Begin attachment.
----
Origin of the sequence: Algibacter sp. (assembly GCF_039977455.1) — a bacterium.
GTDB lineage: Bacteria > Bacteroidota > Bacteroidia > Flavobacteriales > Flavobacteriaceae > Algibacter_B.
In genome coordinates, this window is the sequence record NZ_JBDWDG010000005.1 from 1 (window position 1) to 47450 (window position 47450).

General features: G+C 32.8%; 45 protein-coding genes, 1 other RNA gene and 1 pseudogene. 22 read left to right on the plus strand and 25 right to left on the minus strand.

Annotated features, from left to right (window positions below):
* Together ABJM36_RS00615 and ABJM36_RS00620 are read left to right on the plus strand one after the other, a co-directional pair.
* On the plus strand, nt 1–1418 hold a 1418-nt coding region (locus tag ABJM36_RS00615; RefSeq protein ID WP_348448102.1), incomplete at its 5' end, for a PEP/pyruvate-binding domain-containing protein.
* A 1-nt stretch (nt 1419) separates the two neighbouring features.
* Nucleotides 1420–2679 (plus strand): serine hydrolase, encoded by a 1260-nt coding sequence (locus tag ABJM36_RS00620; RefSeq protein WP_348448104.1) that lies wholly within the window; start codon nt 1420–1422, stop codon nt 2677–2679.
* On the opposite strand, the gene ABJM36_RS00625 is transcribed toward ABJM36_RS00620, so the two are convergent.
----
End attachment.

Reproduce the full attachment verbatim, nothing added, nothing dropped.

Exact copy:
Origin of the sequence: Algibacter sp. (assembly GCF_039977455.1) — a bacterium.
GTDB lineage: Bacteria > Bacteroidota > Bacteroidia > Flavobacteriales > Flavobacteriaceae > Algibacter_B.
In genome coordinates, this window is the sequence record NZ_JBDWDG010000005.1 from 1 (window position 1) to 47450 (window position 47450).

General features: G+C 32.8%; 45 protein-coding genes, 1 other RNA gene and 1 pseudogene. 22 read left to right on the plus strand and 25 right to left on the minus strand.

Annotated features, from left to right (window positions below):
* Together ABJM36_RS00615 and ABJM36_RS00620 are read left to right on the plus strand one after the other, a co-directional pair.
* On the plus strand, nt 1–1418 hold a 1418-nt coding region (locus tag ABJM36_RS00615; RefSeq protein ID WP_348448102.1), incomplete at its 5' end, for a PEP/pyruvate-binding domain-containing protein.
* A 1-nt stretch (nt 1419) separates the two neighbouring features.
* Nucleotides 1420–2679 (plus strand): serine hydrolase, encoded by a 1260-nt coding sequence (locus tag ABJM36_RS00620; RefSeq protein WP_348448104.1) that lies wholly within the window; start codon nt 1420–1422, stop codon nt 2677–2679.
* On the opposite strand, the gene ABJM36_RS00625 is transcribed toward ABJM36_RS00620, so the two are convergent.